Relief workers in Pakistan say that Islamist charities affiliated with terrorist groups are competing with international efforts to provide relief to the millions of Pakistanis affected by massive floods.
"Charities affiliated with militant groups, especially LeT [Lashkar-e-Taiba], have always exploited such crises, and this one is no different," a humanitarian aid worker in Pakistan said on the condition of anonymity, citing security concerns.
Another relief worker in Pakistan, who also requested anonymity for security reasons, said that while the charities affiliated with militant groups are active in the country, the scale of the disaster is too big for them to deal with on their own.
The floods so far have killed nearly 1,500 people in Pakistan, and are expected to affect 6 million by the weekend, as more rain is predicted.
"There are always in situations like this NGOs [nongovernmental organizations] that are associated with what we would call extremist groups," Anne Patterson, U.S. ambassador to Pakistan, said in a conference call with reporters on Friday.
However, Mrs. Patterson added that "they are totally, in my view, overcome by the enormous number of local and highly reputable NGOs and international NGOs that have already mobilized for this crisis."
Mrs. Patterson said the U.S. is trying to get money to legitimate international aid groups as quickly as possible so they can provide services throughout the country.
The U.S. designated Lashkar-e-Taiba (LeT) a foreign terrorist organization in December 2001.
Soon after LeT was branded a terrorist group, its founder, Hafiz Mohammed Saeed, changed the group's name to Jamaat-ud-Dawa (JuD), which began humanitarian projects to avoid restrictions.
LeT coordinates its charitable activities through JuD and Falah-i-Insaniat Foundation, which spearheaded humanitarian relief to the victims of the October 2005 earthquake in Pakistan-controlled Kashmir and is said to be active on the ground once again.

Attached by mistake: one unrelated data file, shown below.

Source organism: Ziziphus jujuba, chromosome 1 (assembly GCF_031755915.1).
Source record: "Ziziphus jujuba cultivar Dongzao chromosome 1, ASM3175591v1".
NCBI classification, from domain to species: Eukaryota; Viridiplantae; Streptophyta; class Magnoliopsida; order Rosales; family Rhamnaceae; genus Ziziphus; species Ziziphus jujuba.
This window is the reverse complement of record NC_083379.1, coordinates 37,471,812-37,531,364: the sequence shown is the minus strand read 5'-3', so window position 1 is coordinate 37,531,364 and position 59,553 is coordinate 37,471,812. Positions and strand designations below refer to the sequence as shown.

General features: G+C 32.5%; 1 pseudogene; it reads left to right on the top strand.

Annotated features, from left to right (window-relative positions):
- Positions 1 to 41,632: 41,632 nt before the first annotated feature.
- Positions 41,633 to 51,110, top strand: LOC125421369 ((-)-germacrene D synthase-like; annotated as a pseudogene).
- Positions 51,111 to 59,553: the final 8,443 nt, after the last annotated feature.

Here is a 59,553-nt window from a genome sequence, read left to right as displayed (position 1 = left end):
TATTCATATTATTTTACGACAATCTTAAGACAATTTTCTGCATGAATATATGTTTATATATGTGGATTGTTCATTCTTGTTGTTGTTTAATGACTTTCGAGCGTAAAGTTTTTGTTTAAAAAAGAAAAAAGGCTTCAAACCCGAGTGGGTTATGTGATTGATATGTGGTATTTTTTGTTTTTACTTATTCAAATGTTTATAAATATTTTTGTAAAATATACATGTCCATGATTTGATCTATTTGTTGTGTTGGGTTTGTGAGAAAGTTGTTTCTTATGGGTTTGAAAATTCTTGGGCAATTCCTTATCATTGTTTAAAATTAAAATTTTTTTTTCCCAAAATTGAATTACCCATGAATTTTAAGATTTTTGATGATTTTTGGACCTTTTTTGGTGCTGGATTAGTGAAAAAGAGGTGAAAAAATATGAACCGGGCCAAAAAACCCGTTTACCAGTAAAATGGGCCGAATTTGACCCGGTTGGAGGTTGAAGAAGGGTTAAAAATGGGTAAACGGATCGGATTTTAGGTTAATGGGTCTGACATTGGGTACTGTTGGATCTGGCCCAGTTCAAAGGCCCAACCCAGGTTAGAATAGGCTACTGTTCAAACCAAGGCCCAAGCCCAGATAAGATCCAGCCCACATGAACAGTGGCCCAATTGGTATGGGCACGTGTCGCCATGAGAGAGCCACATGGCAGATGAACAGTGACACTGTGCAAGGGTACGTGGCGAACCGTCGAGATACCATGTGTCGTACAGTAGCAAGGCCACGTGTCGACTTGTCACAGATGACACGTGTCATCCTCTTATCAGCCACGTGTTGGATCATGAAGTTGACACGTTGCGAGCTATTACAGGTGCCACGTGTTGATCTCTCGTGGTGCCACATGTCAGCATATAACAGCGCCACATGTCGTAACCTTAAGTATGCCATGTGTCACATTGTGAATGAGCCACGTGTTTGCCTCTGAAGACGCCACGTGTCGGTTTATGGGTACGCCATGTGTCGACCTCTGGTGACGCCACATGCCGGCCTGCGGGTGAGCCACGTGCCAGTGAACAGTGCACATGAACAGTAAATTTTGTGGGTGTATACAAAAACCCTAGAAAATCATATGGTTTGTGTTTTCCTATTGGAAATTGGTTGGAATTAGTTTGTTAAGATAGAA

According to an annual terrorism report released by the State Department this week, LeT and its founder have "spread ideology advocating terrorism, as well as virulent rhetoric condemning the United States, India, Israel, and other perceived enemies."
But Mrs. Patterson said LeT's impact during humanitarian crises in Pakistan has been "wildly exaggerated."
She said reports of LeT assistance during the refugee crisis in the aftermath of the Pakistani military operation against the Taliban in Swat Valley last year "turned out to be, if not flatly untrue, then wildly exaggerated."
Meanwhile, torrential conditions hampered relief operations in Pakistan on Friday.
"Monsoon rains arrived with a vengeance ... the consequence has been the worst flood in Pakistan in 80 years," Mrs. Patterson said.
The earthquake and the displacement of 2 million people from the Swat Valley was more localized, she said, adding that while the loss of life in this disaster may be less, its economic could be far greater.
The U.S. Agency for International Development (USAID) is providing an additional $25 million to assist Pakistanis affected by the flooding. It already had committed $10 million to this effort.
"The need for response to this disaster is urgent, and even as we triple our financial commitment we remain flexible so we can meet new needs as they arise," said USAID Administrator Rajiv Shah.
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